Insurers to Congress: Stabilize Obamacare in next 30 days

GOP governor: Keep this part of Obamacare
GOP governor: Keep this part of Obamacare

Insurers want to know if Republicans plan to fund Obamacare's subsidies next year ... and they want to know now.

In particular, carriers are looking for lawmakers to confirm they'll continue funding the cost-sharing subsidies that reduce deductibles and co-pays for lower-income participants. Those payments, which are the subject of a court battle between Republican representatives and the White House, are critical to insurers' future on the Obamacare exchanges, a top industry lobbyist told senators Wednesday.

Related: Insurers warn: We're outta here with no Obamacare replacement

"This is something we need to resolve in the next 30 days," Marilyn Tavenner, CEO of America's Health Insurance Plans, testified. "It is very important to the stability of the individual market."

Insurers are in the final stages of developing their exchange plans and premiums for 2018, which they start submitting to state insurance regulators in April.

House Republicans filed a lawsuit against the Obama administration in 2014, saying Congress did not approve funds for the cost-sharing subsidies and the White House overstepped by providing them. A district court judge sided with House Republicans last May, but an appeals court has put the case on hold until February 21.

Congress has started the process of repealing Obamacare, but lawmakers have not united around a replacement plan. This has left insurers cautious about proceeding and unsure of how to set premiums.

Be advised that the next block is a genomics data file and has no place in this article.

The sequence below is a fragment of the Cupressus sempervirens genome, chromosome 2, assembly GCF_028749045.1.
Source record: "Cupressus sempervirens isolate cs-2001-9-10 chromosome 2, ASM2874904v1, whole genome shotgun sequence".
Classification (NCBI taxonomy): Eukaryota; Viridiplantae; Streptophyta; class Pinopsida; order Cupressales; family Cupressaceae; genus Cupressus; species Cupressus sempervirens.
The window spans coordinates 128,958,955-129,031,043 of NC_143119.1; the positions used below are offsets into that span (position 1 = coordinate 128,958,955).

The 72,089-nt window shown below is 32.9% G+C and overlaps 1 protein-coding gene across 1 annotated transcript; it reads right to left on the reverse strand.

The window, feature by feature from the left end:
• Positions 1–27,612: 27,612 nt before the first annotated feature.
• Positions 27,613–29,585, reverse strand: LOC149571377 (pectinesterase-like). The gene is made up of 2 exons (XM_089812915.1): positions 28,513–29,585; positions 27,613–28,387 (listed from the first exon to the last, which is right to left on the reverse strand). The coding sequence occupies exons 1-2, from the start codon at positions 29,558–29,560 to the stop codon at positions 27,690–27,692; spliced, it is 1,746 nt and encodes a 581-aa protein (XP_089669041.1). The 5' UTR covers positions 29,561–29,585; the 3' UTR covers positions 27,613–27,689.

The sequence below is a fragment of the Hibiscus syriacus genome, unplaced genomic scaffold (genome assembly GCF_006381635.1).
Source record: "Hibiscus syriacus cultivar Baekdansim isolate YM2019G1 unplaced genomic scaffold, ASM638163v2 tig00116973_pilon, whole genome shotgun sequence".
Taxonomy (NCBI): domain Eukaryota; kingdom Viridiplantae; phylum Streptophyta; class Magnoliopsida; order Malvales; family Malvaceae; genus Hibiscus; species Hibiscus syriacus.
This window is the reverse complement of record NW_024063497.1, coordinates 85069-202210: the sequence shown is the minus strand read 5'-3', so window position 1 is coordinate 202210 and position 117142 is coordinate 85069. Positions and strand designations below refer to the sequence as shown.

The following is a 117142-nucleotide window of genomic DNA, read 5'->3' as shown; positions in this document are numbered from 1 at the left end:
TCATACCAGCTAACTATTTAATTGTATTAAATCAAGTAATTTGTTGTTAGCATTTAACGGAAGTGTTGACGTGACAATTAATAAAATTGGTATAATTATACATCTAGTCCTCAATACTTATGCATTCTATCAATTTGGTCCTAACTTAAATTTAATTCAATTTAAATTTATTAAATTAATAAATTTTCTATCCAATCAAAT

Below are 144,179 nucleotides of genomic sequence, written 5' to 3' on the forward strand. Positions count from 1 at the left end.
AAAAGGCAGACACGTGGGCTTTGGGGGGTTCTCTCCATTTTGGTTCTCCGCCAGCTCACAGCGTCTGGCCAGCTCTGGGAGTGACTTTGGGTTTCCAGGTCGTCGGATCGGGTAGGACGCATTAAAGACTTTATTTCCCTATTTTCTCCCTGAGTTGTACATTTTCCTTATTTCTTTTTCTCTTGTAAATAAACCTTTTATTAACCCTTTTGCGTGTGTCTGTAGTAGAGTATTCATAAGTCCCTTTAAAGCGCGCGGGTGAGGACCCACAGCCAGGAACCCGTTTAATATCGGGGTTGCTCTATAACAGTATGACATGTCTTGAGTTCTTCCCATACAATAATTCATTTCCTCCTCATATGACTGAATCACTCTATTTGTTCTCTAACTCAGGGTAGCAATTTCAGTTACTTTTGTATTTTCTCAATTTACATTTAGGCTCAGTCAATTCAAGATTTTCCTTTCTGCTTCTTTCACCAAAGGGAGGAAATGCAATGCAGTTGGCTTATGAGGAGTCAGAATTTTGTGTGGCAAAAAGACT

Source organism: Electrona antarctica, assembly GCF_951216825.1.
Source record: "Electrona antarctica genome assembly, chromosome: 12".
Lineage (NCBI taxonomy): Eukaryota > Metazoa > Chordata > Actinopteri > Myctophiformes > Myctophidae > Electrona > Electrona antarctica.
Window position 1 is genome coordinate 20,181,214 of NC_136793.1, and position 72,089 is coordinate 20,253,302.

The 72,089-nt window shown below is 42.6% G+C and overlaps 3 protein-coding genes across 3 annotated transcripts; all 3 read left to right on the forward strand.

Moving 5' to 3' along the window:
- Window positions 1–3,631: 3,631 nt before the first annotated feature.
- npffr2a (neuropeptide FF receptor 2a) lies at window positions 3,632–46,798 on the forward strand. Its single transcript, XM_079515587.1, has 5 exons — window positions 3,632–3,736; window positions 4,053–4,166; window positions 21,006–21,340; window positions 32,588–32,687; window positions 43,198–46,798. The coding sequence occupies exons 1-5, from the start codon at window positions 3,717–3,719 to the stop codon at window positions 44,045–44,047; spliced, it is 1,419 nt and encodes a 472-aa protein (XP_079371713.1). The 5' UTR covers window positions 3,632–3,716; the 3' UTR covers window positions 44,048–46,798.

Aetna (AET) said Tuesday it will decide by April 1 whether to continue participating on the exchanges next year. Anthem said Wednesday that it may extract itself from some markets depending on what lawmakers and regulators do in coming months.

Related: Federal appeals court puts Obamacare lawsuit on hold

At a Senate committee hearing on stabilizing Obamacare, Tavenner repeatedly said that insurers need clarity on what lawmakers plan to do, especially when it comes to cost-sharing subsidies and premium subsidies. Some 57% of enrollees receive the former, while more than eight in 10 get federal help to lower their premiums.

If this assistance disappears, insurers may drop out or hike premiums by 15% to 20% or more, Tavenner said.

Related: Insurers to GOP: Here's what to do after Obamacare repeal

"Whether we talk about repair, replace, reform, we need stability and predictability for a longer period of time," she said, noting insurers are looking two to three years down the road. "We can work in a bipartisan way to transition to improvements, we just need to understand what that time line looks like."

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